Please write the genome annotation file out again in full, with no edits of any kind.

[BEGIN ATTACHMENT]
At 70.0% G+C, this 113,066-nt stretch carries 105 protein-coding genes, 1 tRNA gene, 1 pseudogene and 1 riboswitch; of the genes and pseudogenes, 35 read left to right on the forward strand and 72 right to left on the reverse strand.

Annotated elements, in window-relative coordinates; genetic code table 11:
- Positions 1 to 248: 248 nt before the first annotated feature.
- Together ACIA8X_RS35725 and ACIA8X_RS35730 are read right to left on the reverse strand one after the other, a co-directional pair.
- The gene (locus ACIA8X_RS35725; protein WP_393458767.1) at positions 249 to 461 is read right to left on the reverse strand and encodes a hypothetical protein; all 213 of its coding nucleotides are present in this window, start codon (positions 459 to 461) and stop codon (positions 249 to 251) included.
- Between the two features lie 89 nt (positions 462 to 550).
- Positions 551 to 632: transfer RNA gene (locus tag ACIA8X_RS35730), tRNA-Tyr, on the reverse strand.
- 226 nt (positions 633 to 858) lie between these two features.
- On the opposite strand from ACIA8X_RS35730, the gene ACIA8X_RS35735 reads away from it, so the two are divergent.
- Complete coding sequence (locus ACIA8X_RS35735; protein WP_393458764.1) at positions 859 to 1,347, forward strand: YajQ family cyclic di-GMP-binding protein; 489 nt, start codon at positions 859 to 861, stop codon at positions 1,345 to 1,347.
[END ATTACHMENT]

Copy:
At 70.0% G+C, this 113,066-nt stretch carries 105 protein-coding genes, 1 tRNA gene, 1 pseudogene and 1 riboswitch; of the genes and pseudogenes, 35 read left to right on the forward strand and 72 right to left on the reverse strand.

Annotated elements, in window-relative coordinates; genetic code table 11:
- Positions 1 to 248: 248 nt before the first annotated feature.
- Together ACIA8X_RS35725 and ACIA8X_RS35730 are read right to left on the reverse strand one after the other, a co-directional pair.
- The gene (locus ACIA8X_RS35725; protein WP_393458767.1) at positions 249 to 461 is read right to left on the reverse strand and encodes a hypothetical protein; all 213 of its coding nucleotides are present in this window, start codon (positions 459 to 461) and stop codon (positions 249 to 251) included.
- Between the two features lie 89 nt (positions 462 to 550).
- Positions 551 to 632: transfer RNA gene (locus tag ACIA8X_RS35730), tRNA-Tyr, on the reverse strand.
- 226 nt (positions 633 to 858) lie between these two features.
- On the opposite strand from ACIA8X_RS35730, the gene ACIA8X_RS35735 reads away from it, so the two are divergent.
- Complete coding sequence (locus ACIA8X_RS35735; protein WP_393458764.1) at positions 859 to 1,347, forward strand: YajQ family cyclic di-GMP-binding protein; 489 nt, start codon at positions 859 to 861, stop codon at positions 1,345 to 1,347.